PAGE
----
Some principles of organization of spinal neurons underlying locomotion in zebrafish and their implications

Joseph R. Fetcho, David L. McLean

Research output: Chapter in Book/Report/Conference proceedingConference contribution

94 Scopus citations


Recent studies of the spinal motor system of zebrafish, along with work in other species, are leading to some principles that appear to underlie the organization and recruitment of motor networks in cord: (1) broad neuronal classes defined by a set of transcription factors, key morphological features, and transmitter phenotypes arise in an orderly way from different dorso-ventral zones in spinal cord; (2) motor behaviors and both motoneurons and interneurons differentiate in order from gross, often faster, movements and the neurons driving them to progressively slower movements and their underlying neurons; (3) recruitment order of motoneurons and interneurons is based upon time of differentiation; (4) different locomotor speeds involve some shifts in the set of active interneurons. Here we review these principles and some of their implications for other parts of the brain, other vertebrates, and limbed locomotion.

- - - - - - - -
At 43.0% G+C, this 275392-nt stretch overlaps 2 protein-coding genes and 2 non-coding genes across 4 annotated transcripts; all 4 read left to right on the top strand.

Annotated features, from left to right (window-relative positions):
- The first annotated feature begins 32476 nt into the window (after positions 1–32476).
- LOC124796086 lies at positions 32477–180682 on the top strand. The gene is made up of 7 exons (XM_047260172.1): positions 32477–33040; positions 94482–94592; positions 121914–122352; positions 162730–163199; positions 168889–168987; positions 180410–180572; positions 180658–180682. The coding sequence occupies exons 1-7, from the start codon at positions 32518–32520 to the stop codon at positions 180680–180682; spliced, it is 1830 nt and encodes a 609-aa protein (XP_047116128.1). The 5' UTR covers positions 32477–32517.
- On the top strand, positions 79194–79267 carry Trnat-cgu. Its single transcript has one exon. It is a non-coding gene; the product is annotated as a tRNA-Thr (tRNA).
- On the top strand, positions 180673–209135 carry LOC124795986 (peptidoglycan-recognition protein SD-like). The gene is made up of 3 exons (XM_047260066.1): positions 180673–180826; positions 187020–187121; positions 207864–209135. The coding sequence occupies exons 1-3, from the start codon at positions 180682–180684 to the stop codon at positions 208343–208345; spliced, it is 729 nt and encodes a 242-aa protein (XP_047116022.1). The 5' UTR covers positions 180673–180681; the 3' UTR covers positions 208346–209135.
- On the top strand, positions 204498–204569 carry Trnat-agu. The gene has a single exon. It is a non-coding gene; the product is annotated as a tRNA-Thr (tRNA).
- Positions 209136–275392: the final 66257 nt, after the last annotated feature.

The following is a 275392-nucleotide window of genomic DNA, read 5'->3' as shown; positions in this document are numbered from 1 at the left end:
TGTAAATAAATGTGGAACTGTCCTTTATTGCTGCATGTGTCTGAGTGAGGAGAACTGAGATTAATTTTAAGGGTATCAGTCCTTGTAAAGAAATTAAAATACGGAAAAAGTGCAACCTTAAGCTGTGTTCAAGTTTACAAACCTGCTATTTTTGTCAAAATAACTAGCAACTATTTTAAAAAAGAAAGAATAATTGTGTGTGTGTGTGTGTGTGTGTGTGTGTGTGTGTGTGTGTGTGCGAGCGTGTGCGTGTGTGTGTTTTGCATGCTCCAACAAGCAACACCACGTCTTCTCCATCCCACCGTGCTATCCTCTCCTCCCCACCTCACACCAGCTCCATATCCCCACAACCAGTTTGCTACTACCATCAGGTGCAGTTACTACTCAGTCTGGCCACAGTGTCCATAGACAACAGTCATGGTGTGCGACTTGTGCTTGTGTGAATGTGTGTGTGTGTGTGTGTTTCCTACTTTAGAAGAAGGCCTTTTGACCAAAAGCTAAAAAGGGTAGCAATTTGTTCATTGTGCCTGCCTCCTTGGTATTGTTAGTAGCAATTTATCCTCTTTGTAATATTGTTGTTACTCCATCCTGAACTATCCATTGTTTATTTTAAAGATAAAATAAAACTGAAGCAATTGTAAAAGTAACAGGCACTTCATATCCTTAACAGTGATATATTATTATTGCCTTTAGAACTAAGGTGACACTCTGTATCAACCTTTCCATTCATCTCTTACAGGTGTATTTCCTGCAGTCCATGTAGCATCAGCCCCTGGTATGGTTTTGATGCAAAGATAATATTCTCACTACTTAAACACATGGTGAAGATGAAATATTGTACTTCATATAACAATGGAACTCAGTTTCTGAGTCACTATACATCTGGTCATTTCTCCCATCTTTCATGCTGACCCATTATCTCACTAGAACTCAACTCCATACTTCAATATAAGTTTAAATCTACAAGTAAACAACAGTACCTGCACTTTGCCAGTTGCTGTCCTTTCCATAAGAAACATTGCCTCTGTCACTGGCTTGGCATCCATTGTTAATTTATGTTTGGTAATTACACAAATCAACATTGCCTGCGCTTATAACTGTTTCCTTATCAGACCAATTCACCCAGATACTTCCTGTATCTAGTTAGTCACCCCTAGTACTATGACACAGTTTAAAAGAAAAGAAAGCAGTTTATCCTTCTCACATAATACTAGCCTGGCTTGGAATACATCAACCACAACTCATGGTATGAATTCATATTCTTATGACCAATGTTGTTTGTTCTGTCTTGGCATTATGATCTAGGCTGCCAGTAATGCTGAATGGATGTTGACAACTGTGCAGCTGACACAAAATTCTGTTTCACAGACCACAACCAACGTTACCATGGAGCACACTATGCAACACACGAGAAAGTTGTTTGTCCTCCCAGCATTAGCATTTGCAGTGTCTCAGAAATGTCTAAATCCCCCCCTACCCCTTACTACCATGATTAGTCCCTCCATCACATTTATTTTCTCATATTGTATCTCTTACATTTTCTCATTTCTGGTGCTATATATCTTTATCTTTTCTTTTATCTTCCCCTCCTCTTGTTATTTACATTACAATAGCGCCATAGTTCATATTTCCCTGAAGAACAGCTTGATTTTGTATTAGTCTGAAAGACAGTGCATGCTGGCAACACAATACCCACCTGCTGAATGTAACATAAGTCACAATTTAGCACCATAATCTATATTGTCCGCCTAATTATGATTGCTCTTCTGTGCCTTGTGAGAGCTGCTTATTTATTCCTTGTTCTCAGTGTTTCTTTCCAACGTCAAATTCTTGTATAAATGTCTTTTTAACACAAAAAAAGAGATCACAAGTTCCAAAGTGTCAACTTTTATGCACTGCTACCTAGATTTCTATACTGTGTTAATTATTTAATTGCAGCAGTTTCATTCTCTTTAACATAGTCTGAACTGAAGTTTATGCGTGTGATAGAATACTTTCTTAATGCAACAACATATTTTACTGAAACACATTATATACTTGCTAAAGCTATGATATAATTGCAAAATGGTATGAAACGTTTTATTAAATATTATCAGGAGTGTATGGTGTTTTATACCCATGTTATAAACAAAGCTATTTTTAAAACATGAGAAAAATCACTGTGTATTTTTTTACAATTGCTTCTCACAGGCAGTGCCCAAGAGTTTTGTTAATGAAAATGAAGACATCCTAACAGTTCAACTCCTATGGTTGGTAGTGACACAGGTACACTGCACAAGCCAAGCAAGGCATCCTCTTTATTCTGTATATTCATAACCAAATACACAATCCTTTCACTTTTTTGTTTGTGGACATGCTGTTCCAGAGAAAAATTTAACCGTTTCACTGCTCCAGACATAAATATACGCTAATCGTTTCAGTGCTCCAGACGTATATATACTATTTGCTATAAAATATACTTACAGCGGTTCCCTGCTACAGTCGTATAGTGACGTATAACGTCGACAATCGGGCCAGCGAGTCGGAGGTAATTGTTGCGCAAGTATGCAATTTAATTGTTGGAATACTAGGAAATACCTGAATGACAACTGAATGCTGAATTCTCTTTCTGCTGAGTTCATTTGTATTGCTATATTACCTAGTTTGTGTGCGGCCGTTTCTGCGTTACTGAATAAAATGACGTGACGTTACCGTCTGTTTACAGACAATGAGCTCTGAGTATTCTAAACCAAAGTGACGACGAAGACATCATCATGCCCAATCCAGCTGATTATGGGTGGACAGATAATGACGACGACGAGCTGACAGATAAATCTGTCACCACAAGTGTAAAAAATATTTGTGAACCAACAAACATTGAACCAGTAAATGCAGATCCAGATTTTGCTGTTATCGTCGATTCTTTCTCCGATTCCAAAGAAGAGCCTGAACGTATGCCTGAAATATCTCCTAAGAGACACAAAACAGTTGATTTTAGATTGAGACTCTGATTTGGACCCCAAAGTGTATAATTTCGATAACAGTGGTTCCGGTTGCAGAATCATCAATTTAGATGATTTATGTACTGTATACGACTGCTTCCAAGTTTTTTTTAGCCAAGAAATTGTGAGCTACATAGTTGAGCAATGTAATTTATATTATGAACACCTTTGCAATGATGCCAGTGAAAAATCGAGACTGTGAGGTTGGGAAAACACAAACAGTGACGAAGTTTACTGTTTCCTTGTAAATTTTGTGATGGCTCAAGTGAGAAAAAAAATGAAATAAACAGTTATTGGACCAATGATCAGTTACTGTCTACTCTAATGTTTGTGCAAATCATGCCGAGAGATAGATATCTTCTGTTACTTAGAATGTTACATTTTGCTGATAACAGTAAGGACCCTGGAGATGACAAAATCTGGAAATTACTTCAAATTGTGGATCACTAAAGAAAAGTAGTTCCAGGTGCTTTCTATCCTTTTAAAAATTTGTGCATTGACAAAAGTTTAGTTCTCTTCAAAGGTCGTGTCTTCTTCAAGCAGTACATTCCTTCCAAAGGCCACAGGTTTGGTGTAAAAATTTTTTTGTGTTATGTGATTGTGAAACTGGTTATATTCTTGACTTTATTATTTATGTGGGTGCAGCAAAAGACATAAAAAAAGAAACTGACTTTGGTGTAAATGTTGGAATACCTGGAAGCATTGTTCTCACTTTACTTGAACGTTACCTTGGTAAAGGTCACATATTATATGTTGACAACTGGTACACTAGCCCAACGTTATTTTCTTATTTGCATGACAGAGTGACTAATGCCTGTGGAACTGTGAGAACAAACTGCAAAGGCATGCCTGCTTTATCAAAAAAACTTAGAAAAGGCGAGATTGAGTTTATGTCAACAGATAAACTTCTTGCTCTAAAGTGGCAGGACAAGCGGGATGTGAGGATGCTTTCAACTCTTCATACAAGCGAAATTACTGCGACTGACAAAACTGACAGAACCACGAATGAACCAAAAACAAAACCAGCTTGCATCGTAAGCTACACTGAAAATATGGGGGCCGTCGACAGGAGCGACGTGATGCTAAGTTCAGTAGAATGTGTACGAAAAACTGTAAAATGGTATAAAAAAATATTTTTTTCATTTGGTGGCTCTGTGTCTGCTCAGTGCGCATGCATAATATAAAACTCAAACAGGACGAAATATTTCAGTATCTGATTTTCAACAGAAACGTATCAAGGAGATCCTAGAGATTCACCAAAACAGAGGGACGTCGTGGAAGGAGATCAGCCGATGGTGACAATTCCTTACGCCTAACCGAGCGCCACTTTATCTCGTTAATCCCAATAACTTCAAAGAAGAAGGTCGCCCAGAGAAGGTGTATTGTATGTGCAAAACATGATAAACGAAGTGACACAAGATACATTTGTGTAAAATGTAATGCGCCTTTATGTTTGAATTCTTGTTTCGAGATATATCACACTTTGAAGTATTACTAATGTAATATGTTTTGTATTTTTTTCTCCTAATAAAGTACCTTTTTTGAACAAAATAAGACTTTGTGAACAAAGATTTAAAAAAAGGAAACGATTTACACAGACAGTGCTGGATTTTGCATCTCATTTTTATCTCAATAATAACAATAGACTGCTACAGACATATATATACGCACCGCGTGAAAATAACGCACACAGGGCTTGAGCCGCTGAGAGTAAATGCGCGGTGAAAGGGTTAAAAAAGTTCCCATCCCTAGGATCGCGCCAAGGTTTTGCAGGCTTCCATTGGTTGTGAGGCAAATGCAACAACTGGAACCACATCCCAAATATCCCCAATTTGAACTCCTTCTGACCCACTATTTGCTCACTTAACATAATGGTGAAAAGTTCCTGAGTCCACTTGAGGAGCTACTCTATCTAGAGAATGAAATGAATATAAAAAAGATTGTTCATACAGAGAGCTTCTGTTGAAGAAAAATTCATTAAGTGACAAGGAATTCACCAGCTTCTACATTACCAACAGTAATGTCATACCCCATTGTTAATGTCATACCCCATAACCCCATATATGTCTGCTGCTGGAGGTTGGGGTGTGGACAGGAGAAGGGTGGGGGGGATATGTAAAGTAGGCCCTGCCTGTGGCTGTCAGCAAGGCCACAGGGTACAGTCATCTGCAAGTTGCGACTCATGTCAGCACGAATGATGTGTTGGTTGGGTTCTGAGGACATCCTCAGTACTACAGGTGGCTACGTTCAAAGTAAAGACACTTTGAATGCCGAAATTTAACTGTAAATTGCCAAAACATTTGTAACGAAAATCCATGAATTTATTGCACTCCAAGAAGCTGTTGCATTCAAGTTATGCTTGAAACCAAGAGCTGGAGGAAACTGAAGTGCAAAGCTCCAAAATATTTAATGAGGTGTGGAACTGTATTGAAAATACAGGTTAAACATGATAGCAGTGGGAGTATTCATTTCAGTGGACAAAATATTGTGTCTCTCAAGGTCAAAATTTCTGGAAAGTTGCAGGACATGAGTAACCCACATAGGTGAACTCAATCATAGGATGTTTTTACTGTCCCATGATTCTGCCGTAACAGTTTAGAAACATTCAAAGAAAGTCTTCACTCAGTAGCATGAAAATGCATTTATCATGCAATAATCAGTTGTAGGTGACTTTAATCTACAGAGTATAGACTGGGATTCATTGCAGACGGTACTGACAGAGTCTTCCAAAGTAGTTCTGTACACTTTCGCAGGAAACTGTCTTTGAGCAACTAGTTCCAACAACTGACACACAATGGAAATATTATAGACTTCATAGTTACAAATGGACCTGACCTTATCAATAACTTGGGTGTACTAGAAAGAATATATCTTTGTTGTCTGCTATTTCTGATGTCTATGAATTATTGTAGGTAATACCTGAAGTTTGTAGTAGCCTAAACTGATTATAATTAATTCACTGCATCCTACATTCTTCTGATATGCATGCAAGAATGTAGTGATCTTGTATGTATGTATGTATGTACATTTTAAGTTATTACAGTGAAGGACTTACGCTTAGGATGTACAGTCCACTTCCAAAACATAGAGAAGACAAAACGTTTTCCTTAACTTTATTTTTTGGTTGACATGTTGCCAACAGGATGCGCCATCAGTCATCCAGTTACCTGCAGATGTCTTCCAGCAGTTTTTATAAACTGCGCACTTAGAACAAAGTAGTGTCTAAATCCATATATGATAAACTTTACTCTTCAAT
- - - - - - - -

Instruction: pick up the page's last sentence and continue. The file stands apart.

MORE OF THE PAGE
Original languageEnglish (US)
Title of host publicationNeurons and Networks in the Spinal Cord
PublisherBlackwell Publishing Inc.
Number of pages11
ISBN (Print)9781573317788
StatePublished - Jun 2010

Publication series

NameAnnals of the New York Academy of Sciences
ISSN (Print)0077-8923
ISSN (Electronic)1749-6632


  • locomotion
  • motoneurons
  • motor pattern
  • spinal interneurons
  • transcription factors

ASJC Scopus subject areas

  • General Biochemistry, Genetics and Molecular Biology
  • General Neuroscience
  • History and Philosophy of Science


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